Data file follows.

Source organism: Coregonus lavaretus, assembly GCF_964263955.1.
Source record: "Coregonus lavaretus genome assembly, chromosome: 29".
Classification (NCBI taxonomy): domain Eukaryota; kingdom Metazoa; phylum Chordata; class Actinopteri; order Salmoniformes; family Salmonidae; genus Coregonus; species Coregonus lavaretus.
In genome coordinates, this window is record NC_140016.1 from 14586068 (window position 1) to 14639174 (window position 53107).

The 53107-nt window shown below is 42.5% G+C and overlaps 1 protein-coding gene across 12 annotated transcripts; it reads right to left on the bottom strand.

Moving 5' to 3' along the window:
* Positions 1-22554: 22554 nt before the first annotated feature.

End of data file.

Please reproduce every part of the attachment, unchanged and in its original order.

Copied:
Source organism: Coregonus lavaretus, assembly GCF_964263955.1.
Source record: "Coregonus lavaretus genome assembly, chromosome: 29".
Classification (NCBI taxonomy): domain Eukaryota; kingdom Metazoa; phylum Chordata; class Actinopteri; order Salmoniformes; family Salmonidae; genus Coregonus; species Coregonus lavaretus.
In genome coordinates, this window is record NC_140016.1 from 14586068 (window position 1) to 14639174 (window position 53107).

The 53107-nt window shown below is 42.5% G+C and overlaps 1 protein-coding gene across 12 annotated transcripts; it reads right to left on the bottom strand.

Moving 5' to 3' along the window:
* Positions 1-22554: 22554 nt before the first annotated feature.